Posts Tagged ‘spring’
This category is such a gimme—in Portland—in spring!
Scott and I take a walk every day after lunch—longer and longer, as the weather improves. And I often take an earlier walk with Huck or Rilla or both. Some days, after Scott and I return, I go back out, another ramble through the streets of Northeast PDX, by myself. With music or with silence. I love walking to a soundtrack, but a quiet walk provides the white space I’ve been seeking. I sometimes find it hard to choose.
In bloom this week: daffodils (the earliest risers now fading, but big lush clumps of them still nodding in full glory); cherry blossoms and tulip magnolias; a few flowers left on the flowering plums & Bartlett pears, but those are mostly leafing out; tulips beginning to open; a profusion of grape hyacinths (my favorite bulbs); wild violets in the lawns; camellias already dropping petals in a thick carpet on the sidewalk and grass; vinca and lantana; a few early rhododendrons.
Bees ecstatic in the cherry blossoms.
Last year’s green onions, neglected, fattening with bloom.
Poems by Thomas A. Clark, who continues to delight me.
to feel while the wind
howls over stones
or tears at the meadow grasses
quiet in your bones
The captivating videos of Abe Haruya, porcelain artist
Oh and so much spring
My Homebound conference Prairie Thief readaloud this week has been a lot of fun. I love the first few minutes when the chat is open, and families pour into the Zoom room and greet us from all over the world. You can watch replays of the first four days at the Homebound page.
I’ll continue today at 4pm Eastern/1pm Pacific (register at the same link), and next week I’ll keep reading the book on Instagram Live (sharing to FB if you prefer to watch there) until we get to the end!
My own kids tuned in to the Jim Weiss storytelling broadcast on Tuesday, and I’m looking forward to enjoying the replays of his other days, as well as all the talks by Julie Bogart & Susan Wise Bauer & other special guests. Totally worth checking out the lineup!
Meanwhile, life at home. We’ve had a lot of rain, which is nice for my garden, still in fledgling form. Tulip magnolias and camellias in riotous bloom all over the neighborhood, and cherry blossoms, forsythia, daffodils, the first tulips. We can go out walking as long as we keep our distance from other strolling neighbors. Everyone does a little dance at intersections, slowing down, speeding up, crossing over, smiling and nodding at one another. We’re glad to see each other and chat from driveway to porch. Yesterday, the neighbor with the two pet goats was taking them out for a walk. The day before, it was the neighbor with the very large pet pig. Northeast Portland: an urban petting zoo. Except—no petting just now, only waving.
My injured thumb (I took a spill last weekend) is slowly improving, which is good because the constraints on typing and stitching have just about driven me round the bend. I do can both for little bits of time, but not the long stretches I crave. Or need, where typing (and therefore work) is concerned.
Yesterday, combating cabin fever, I bought a stop motion app for the kids’ iPad. (Stop Motion Pro for $4.99, purchased on the recommendation of a local stop motion animation teacher.) The short videos Huck and Rilla have come up with so far are downright enchanting. One of them can’t be shared yet because it’s a birthday message for someone special, but I’ll see if I can get permission to share the others. They started with a busy Hotwheels scene on our dinner table, which is probably the heaviest traffic you’ll find in Portland these days.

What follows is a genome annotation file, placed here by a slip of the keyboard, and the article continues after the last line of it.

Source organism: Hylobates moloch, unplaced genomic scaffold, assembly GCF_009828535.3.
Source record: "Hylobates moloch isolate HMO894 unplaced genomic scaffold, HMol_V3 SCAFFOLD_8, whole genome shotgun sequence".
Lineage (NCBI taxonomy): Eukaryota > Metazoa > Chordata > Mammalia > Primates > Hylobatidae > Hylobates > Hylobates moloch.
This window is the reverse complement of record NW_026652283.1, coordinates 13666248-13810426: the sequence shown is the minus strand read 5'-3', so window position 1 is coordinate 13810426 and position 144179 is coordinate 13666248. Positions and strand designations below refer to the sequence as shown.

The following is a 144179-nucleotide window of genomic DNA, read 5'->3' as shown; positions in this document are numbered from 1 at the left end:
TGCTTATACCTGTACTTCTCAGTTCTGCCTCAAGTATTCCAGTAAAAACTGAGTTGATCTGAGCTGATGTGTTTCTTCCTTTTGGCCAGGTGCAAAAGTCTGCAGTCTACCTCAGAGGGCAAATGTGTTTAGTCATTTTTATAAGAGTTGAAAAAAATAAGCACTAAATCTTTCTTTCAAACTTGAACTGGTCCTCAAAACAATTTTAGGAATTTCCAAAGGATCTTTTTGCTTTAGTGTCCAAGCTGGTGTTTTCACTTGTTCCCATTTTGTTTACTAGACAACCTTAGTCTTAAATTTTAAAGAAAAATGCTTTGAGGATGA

There, my thumb is ordering me to take a rest. I hope you’re all staying well and comfortable, with everything you need to make hunkering down as pleasant as possible. I’d love to hear how you’re managing!
Related: Tell Me Three Things
I was looking for something in Dropbox and found a bundle of design elements I bought for my website a zillion years ago. Lots of pretty watercolor images and other goodies. There don’t seem to be any designer credits in the files, though surely there was documentation somewhere? I haven’t looked through all the files—much of it looks like things easily created in Canva now—but there was a folder full of watercolored butterflies, moths, leaves, and other bits of nature. I grabbed the image above to brighten up this post, and it turned into a twenty-minute effort to find a designer name in order to credit the artist. I mean, the entire purpose of a design elements package like this is that you’re allowed unlimited (and uncredited) use of the images. But someone made this art and it bugs me not to be able to say who.
Those lost minutes exemplify my theory that everything in modern life takes a minimum of 20 minutes longer than than you think it will. Especially internetty things. We’ve built a rabbit warren and we’re forever getting lost in meandering tunnels. And every seemingly simple task involves half a dozen steps, at least one of which will rack up your extra 20 minutes.
As of yesterday, we are now a one-vehicle family. Since our move to Portland, I don’t drive much at all. Our old Saturn was out of commission for a long while, but we got it running again last fall and decided not to renew the minivan lease when it expired. This after I did the math and realized just how much each infrequent van trip was costing us each month. I’d rather take a Lyft if I’m going across the river, anyway—I loathe hunting for parking downtown. And we do most of our daily errands on foot now: possibly my most favorite thing of the many things I love about living here. Groceries a block away. Dozens of cafes, pubs, and restaurants within walking distance. Two bus lines moments from our door, making it easy for my older kids to commute to work and school and Powell’s Books and other essential destinations. I could even walk to my doctor’s office if I needed to. I don’t tend to, because it’s next door to a grocery store I like, and the walk home is uphill. But I could.
Of course this means we’re now three seats short for a whole-family excursion, but an occasional rental (or two Lyfts) is still a lot cheaper than keeping the Odyssey.